When you stop just finding stuff to distract you from your own life, you take ownership of it. And isn’t that exactly what we say we want?

Image licensed under a Creative Commons Attribution 3.0 License, original work copyright by Ed Yourdon, https://www.flickr.com/photos/yourdon/

tbd advanced publishing starter kit


  1. T--

    Could we look into the relationship between the oversaturation of parents’ lives with telecommunications, electronic scheduling, distractions, and other parts of daily, hourly experience which are incomprehensible to a child’s brain’s natural and normal methods of assimilating experience and learning through understandable and developing paradigms or models for cognition– and the dramatic rise in autism? Perhaps the child’s brain comes up with ersatz models through which to interpret their experiences and their parents’ reality. In other words, their brains can’t assimilate 21st-century reality because their parents and schools have no model for a form of mentation that makes sense to children’s developing minds. The children’s brains do the best they can– given the fundamentally incomprehensible lives of telecommunicating adults.

    Thus, we need a model of mentation that fits young children’s mental development and yet can assimilate the uncertain, not necessarily true, bricolage of the information which any given telecommunication participant receives.

    I would second the notion that imaginative, intuitional, and poetic/prophetic reasoning might provide a more useful form of mentation.” Stressing the values which nurture wisdom and imagination are what we adults must do ourselves, if we are to raise children who can flourish with the yet-to-be methodized forms of mentation.

    I think it was Frank Zappa who said that one should watch television asking one’s self, “How much is that person on the screen being paid to say that?

    “The Imagination is the Real Man.”
    William Blake (1757-1827)

    • Joel Friedlander

      T, thanks for your very thoughtful comment. Respect for the life of the imagination, cultivating and nurturing the imaginative lives of children and seeing how much we need our world to intersect with the imaginal world are all crucial topics, and I’m glad you brought them into the discussion.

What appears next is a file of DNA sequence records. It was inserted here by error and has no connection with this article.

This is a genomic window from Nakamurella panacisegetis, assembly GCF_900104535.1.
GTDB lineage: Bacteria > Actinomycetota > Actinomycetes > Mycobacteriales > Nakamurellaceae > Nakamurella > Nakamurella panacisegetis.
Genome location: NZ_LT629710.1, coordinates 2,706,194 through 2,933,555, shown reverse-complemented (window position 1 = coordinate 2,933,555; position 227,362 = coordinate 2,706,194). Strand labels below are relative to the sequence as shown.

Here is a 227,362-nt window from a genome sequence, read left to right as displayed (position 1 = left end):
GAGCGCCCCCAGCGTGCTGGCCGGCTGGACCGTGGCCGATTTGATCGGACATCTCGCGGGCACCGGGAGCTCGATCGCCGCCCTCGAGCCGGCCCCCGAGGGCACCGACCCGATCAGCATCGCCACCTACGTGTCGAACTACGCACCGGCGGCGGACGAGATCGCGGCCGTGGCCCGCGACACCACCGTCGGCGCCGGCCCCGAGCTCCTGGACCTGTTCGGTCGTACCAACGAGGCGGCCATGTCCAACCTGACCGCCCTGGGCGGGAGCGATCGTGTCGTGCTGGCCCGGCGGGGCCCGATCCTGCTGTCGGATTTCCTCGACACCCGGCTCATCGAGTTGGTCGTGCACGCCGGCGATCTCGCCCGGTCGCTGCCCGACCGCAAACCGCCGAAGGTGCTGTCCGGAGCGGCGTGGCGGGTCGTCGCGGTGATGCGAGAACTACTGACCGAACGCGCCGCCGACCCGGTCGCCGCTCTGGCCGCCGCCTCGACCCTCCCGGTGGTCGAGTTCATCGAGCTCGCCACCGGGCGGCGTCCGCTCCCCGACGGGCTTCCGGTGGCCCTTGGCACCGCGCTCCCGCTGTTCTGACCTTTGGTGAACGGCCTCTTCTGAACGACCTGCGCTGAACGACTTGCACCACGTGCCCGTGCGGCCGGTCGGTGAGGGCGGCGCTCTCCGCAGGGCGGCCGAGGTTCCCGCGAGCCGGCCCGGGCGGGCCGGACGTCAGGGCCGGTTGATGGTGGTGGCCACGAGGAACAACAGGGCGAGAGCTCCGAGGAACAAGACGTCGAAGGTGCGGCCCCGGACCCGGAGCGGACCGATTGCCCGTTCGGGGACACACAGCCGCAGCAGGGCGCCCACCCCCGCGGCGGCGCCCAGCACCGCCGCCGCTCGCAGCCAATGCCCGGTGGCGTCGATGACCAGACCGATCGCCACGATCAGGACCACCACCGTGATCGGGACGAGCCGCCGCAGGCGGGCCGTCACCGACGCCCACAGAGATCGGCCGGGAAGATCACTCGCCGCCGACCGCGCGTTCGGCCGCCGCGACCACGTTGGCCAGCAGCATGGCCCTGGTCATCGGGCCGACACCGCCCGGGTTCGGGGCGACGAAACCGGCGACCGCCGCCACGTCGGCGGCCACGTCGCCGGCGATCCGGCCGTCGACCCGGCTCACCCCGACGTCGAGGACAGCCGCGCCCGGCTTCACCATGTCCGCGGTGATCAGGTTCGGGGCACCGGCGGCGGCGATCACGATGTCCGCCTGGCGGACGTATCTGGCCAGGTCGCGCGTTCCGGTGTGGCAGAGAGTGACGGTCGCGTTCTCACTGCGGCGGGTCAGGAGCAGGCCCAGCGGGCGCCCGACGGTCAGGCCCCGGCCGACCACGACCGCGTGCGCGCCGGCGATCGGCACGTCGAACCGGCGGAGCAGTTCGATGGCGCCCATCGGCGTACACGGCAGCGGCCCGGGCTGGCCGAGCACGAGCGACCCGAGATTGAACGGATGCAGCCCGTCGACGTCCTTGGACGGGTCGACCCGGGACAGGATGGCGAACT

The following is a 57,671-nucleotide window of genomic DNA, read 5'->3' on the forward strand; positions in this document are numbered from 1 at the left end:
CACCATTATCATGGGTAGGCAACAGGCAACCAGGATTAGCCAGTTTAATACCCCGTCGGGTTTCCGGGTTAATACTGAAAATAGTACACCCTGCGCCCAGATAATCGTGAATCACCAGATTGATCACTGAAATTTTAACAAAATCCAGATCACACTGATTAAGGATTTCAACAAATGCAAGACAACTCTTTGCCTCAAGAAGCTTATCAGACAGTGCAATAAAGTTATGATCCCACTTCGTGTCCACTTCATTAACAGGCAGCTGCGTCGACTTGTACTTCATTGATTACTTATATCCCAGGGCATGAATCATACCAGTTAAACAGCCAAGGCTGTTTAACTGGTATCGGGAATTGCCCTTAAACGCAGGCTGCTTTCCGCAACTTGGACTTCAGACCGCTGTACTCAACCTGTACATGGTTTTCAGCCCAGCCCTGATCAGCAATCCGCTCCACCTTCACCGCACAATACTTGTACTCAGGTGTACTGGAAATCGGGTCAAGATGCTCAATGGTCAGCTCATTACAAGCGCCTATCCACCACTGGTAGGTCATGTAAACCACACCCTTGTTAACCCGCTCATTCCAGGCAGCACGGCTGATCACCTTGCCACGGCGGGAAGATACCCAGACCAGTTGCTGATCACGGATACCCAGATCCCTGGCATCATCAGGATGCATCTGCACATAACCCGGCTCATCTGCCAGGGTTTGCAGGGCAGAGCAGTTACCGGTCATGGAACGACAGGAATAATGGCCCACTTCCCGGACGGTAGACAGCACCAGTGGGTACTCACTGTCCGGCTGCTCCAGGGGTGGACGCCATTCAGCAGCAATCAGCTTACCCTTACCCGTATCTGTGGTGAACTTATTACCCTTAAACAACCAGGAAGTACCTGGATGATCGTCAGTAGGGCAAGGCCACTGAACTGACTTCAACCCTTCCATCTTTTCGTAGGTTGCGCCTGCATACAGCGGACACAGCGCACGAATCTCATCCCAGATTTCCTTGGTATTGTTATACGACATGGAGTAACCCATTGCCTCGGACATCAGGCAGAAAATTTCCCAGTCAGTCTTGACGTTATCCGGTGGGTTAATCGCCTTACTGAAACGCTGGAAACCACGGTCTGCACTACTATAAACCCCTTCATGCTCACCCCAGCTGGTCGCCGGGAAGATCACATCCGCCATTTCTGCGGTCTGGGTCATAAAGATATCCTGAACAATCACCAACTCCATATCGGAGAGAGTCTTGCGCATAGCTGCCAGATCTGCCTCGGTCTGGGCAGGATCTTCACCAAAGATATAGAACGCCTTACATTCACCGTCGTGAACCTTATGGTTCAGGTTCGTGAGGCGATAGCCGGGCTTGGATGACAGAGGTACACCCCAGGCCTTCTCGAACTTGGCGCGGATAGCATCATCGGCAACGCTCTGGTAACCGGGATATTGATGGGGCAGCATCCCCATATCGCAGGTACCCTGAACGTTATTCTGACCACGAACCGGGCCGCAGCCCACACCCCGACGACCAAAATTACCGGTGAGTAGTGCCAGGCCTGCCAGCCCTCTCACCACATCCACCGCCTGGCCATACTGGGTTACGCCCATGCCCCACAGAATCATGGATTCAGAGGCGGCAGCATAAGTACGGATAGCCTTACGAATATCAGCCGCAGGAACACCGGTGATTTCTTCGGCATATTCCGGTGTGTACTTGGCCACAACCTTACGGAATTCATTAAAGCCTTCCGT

• Denisa

        Excellent Richard. I’m pleased you like Top Three. Tell your freinds! It is bloody hard, and I think this is why most to-do software is so complicated much more satisfying, in the short-run at least, to complete lots of inconsequential little tasks than to be constantly reminded of the much smaller list of important stuff.

    • Dana

      Just wondering where that Blake quote is from? It is so perfect.

  2. Charlotte Rains Dixon

    This post really hits home this morning. I made a commitment to spend some time working on a writing project, and what have I been doing? Farting around on the internet and reading email. Of course that farting around led me to you and your great blog, so there’s a bright spot. But I’m not heading off to do my work. PS. I’m way too addicted to my Iphone, even if it is currently slower than molasses.

    • Joel Friedlander

      Writers know something about distraction, don’t we? There’s always something nearby, always one more thing I’m going to do before I get started. Even recovering part of that time might make a big difference. Thanks for stopping by on your travels, Charlotte.

  3. Christy Pinheiro

    My husband practically sleeps with his Crackberry. We’ve had fights about it. It’s for work, I know, but it’s still drives me crazy.

    • Joel Friedlander

      He sleeps with it, huh? I got called on that also, but I don’t do it any more. The addiction is being connected all the time, it’s like an IV drip.

  4. Howard Jones

    But Joel, now that you’ve given away the secret everyone will be writing! Who’ll be reading?

    But joking aside, I think you’ve spotted the crux of everything: imagination. Even the everyday world is a product of what we surmise out of a unique flux of sensory impressions. At the root of the conscious universe is imagining. As Carl Jung put it, “At bottom, the psyche is world and the world, psyche.”

    • Joel Friedlander

      Maybe other writers will read what we’re writing?

      Love that Jung quote, Howard, thanks very much for bringing him into the conversation.

  5. Jason

    Great article on a very important topic. There’s actually a word for the compulsion people have to find ways to distract themselves: sensory addiction.

    It has to do with how much we can focus our attention and maintain being present. Sadly, we don’t even need devices to distract us, as I’m sure most writers have spaced out at their desks with thoughts of anything else for long periods of time. Certainly something we all could work on.

    • Joel Friedlander

      Jason, thanks for that, I hadn’t heard the term “sensory addiction” before but it makes sense. And yes, there’s no need for any devices, but they sure make it seem like you’re actually doing something when what you’re doing is getting away from doing anything at all.